back to article FBI v the bots: Feds urge denial-of-service defense after critical infrastructure alert

The US government has recommended a series of steps that critical infrastructure operators should take to prevent distributed-denial-of-service (DDoS) attacks. Thursday's alert comes just days after the Feds warned about destructive cyber intrusions emanating from China, and also formed a water sector cybersecurity task force …

  1. amanfromMars 1 Silver badge

    Vapourware does not provide any realistic defence facilities

    And pimping the defence of the indefensible with the reprehensible is a bottomless moneypit more than just suggesting a lack of native home intelligence and zero comprehension of the wider resultant consequences in airing such a vulnerability so easily exploited and expanded for all manner of novel anonymous second and third party advantage and functional gain.

    Stupid is as stupid does though, and aint that a true fact that just cannot stop itself from constantly giving.

  2. Whitter


    Do captchas actually work these days?

    Last I heard, the bots were better at them than humans are.

  3. t245t Silver badge

    Risk assessment of DDoS attacks against critical infrastructure

    Cisa: “The US government has recommended a series of steps that critical infrastructure operators should take to prevent distributed-denial-of-service (DDoS) attacks.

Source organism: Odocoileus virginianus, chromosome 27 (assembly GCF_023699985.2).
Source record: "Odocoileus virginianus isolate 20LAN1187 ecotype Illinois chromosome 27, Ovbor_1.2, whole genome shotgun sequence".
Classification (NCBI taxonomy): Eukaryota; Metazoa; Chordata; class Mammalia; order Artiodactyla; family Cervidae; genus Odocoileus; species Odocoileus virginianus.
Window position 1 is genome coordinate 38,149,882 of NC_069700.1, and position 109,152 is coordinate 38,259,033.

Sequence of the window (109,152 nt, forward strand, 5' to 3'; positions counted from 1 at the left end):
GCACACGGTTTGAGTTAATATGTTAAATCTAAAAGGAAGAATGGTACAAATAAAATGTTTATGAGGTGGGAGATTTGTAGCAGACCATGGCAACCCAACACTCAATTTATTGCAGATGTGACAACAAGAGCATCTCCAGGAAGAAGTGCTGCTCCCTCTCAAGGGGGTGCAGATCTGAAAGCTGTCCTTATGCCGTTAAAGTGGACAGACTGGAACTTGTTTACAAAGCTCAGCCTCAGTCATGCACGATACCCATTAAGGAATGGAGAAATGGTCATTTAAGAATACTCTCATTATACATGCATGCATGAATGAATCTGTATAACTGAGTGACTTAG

“Risk Assessment, Network Monitoring, Traffic Analysis, Implement Captcha, Incident Response Plan, DDoS Mitigation Service, Bandwidth Capacity Planning, Load Balancing, Firewall Configuration”:

    t245t: And don't connect your critical infrastructure directly to the InterTUBES /s

  4. Anonymous Coward
    Anonymous Coward

    Prevent DDOS? Good Luck with that!

    Many bureaucrats (whether they claim cybersecurity in their title or not) have no useful technical understanding of what they are talking about. This is particularly true of that specific organization, which has a penchant for driving out any actual expertise that tells them things they don't want to hear.

    To be fair, even otherwise smart academics have trouble grasping the down and dirt realities of cyberthreats and denial of service. I remember a presentation by a PhD candidate on his sure fire way to handle denial of service. Skipping past the details, it modified the TCP 3-way handshake by the server sending back a computationally difficult problem that would take several seconds to solve before completing the connection, thus slowing the attackers to a crawl.

    The academic was very proud of this and I said, "Congratulations, you just made everything worse!"

    He was shocked and affronted. "I explained that now his server needs to maintain problem state data for every attempted connection. The attacker is just going to drop the problem on the floor and initiate a new connection attempt over and over."

    He looked at me and sputtered, "But ... but .. that would violate protocol!"

    We won't even go into spoofing, UDP, reflection, ...

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